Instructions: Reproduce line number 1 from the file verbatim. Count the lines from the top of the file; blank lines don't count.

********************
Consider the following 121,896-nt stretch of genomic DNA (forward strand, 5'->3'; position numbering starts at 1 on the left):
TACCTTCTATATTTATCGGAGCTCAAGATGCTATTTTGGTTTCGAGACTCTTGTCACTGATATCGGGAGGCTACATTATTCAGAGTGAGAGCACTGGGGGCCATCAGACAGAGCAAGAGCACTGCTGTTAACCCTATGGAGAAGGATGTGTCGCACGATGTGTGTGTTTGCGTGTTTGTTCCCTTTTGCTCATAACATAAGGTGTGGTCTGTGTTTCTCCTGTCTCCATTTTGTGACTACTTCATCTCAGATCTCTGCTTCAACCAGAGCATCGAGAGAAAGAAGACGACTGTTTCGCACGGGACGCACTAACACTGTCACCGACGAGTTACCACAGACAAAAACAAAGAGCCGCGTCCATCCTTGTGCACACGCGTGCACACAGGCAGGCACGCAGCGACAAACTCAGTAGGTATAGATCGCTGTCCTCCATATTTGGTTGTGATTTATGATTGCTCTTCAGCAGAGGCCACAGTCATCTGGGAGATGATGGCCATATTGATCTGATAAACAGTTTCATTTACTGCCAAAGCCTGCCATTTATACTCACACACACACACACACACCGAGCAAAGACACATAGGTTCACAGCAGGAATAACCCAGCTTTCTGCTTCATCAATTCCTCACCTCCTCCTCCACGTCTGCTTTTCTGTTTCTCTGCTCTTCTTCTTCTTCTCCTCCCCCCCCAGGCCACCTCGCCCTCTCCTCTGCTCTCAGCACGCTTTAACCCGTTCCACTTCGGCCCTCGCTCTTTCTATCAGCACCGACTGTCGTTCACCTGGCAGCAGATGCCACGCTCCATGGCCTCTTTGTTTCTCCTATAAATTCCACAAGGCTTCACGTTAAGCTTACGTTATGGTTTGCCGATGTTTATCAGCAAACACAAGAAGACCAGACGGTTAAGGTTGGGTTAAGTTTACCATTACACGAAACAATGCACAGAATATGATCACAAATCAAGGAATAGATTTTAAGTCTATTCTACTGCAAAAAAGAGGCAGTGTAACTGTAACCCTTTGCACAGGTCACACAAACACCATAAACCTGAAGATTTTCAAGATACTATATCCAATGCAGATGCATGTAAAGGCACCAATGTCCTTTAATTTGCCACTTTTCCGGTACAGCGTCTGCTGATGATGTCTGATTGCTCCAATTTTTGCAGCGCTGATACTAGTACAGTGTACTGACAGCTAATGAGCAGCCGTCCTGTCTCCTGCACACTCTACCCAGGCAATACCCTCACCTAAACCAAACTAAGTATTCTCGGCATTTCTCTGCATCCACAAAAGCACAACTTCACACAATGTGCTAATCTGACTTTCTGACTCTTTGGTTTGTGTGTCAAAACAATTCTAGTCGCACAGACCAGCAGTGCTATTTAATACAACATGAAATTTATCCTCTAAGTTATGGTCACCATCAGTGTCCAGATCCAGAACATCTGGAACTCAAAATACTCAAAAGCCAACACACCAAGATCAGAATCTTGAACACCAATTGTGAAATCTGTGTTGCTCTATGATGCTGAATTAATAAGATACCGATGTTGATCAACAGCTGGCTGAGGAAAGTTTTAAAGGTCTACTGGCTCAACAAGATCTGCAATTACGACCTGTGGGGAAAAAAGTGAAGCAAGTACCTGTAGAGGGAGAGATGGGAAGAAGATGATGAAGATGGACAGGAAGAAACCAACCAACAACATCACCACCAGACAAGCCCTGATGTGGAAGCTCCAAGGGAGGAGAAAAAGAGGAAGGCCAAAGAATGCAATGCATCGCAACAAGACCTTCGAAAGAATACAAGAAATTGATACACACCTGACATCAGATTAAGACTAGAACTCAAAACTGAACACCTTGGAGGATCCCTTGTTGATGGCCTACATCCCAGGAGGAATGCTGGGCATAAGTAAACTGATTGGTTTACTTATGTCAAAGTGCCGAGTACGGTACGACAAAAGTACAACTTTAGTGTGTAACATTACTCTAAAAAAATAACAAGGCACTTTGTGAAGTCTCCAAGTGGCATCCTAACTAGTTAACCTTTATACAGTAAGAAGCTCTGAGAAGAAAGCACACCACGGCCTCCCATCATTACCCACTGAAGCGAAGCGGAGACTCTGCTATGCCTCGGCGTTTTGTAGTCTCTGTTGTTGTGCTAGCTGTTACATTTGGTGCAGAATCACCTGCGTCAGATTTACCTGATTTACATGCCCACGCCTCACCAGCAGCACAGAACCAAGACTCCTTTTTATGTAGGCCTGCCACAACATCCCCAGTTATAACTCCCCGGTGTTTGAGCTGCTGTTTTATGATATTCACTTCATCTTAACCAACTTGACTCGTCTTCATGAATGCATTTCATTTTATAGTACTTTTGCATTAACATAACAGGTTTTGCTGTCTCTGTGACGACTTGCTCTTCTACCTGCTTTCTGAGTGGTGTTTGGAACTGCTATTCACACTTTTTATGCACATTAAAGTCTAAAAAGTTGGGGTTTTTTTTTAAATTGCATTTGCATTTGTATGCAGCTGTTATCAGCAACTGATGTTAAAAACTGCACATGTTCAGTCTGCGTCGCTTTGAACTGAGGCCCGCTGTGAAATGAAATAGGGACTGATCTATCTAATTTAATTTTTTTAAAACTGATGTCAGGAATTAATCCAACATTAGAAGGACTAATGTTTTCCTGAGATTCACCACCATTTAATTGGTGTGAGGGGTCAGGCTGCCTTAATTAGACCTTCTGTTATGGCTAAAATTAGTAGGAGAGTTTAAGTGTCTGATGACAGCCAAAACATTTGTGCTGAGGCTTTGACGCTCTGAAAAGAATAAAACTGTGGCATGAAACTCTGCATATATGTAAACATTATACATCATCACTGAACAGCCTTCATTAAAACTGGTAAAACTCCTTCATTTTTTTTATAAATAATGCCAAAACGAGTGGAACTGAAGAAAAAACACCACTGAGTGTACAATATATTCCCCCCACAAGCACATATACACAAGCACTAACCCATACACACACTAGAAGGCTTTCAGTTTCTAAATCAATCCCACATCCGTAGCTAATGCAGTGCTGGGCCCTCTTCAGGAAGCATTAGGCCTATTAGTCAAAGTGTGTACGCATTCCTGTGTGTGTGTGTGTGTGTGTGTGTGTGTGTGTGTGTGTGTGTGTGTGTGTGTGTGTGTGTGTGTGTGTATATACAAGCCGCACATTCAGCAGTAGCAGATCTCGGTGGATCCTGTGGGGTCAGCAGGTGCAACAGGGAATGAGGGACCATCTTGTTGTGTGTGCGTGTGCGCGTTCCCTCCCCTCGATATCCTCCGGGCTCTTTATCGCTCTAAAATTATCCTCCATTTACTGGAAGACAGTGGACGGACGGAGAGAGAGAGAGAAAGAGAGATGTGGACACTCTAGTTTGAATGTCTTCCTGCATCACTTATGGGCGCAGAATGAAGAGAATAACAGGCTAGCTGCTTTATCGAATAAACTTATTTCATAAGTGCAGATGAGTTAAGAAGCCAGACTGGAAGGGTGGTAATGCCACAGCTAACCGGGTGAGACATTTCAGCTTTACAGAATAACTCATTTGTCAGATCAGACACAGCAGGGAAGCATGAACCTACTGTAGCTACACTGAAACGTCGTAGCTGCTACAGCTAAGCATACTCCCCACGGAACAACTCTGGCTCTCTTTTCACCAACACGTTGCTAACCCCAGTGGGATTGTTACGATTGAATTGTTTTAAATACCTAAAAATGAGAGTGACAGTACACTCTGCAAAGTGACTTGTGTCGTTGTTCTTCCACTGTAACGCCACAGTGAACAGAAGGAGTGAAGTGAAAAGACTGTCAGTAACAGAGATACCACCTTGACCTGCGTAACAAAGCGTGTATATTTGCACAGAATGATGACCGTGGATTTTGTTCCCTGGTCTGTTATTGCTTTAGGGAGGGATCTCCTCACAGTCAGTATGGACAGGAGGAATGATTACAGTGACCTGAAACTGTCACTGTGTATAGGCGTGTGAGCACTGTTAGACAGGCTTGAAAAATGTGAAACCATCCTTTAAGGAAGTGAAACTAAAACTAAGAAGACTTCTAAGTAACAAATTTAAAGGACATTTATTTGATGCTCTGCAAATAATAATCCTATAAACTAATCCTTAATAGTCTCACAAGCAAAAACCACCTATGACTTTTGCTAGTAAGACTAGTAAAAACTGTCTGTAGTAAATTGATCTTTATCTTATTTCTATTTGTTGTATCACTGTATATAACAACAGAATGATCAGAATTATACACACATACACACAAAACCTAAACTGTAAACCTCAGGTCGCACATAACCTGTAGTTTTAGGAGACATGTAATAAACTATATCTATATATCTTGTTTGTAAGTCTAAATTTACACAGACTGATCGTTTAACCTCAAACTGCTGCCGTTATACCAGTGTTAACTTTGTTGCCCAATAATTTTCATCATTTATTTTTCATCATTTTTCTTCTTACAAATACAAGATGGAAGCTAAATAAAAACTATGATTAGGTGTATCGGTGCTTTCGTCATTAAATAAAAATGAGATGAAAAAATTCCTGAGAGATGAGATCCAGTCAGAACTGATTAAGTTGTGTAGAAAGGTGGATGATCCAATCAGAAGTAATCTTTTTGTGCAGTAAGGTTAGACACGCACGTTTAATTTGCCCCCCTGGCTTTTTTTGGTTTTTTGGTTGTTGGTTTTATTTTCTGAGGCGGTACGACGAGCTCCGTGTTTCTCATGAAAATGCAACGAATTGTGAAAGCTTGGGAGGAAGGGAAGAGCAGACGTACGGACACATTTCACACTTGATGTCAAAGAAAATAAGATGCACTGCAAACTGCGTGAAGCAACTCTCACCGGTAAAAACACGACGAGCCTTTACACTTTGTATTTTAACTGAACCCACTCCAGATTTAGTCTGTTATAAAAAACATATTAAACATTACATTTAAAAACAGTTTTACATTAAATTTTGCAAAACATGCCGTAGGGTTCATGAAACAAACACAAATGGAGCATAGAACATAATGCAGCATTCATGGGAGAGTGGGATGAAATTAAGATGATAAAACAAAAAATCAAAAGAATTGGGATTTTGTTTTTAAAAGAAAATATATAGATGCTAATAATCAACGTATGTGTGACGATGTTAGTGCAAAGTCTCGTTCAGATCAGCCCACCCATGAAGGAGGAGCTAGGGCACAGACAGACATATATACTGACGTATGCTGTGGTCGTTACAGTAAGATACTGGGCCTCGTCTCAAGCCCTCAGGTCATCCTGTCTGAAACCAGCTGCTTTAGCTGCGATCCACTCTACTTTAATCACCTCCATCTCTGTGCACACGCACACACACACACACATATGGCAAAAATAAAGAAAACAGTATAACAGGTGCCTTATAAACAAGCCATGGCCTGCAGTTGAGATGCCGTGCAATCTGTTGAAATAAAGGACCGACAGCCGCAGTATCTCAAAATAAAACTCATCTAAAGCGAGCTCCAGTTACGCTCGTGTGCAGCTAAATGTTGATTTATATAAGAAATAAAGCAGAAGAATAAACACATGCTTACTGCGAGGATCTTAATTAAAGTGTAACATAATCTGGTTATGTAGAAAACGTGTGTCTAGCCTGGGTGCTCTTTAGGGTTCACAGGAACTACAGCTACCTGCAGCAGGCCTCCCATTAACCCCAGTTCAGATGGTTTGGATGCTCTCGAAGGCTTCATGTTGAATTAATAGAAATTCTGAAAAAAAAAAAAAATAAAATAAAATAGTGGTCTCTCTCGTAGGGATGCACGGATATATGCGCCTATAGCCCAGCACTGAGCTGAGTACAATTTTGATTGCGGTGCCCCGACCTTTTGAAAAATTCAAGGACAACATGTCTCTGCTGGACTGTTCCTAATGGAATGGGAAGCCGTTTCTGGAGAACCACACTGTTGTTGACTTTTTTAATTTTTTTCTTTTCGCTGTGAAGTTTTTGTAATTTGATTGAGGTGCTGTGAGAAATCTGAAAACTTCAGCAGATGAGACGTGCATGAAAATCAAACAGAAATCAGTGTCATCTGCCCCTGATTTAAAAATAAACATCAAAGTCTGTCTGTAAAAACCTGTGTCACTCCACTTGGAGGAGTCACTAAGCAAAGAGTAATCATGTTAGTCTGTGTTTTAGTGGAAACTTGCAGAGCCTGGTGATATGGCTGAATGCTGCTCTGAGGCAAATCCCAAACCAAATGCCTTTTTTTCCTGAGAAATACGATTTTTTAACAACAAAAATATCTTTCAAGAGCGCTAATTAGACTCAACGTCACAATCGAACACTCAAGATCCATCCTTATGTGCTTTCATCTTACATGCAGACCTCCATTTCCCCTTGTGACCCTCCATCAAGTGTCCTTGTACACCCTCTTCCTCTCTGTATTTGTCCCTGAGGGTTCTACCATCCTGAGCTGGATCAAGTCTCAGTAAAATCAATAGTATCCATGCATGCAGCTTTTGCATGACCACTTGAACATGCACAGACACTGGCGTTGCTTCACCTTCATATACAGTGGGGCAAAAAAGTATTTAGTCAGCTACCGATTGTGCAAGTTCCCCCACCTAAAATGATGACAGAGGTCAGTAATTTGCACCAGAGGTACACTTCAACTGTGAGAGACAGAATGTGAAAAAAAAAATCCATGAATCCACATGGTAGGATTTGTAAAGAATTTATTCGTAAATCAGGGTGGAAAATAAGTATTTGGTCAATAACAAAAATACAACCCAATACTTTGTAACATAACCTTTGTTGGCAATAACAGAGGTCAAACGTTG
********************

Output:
Consider the following 121,896-nt stretch of genomic DNA (forward strand, 5'->3'; position numbering starts at 1 on the left):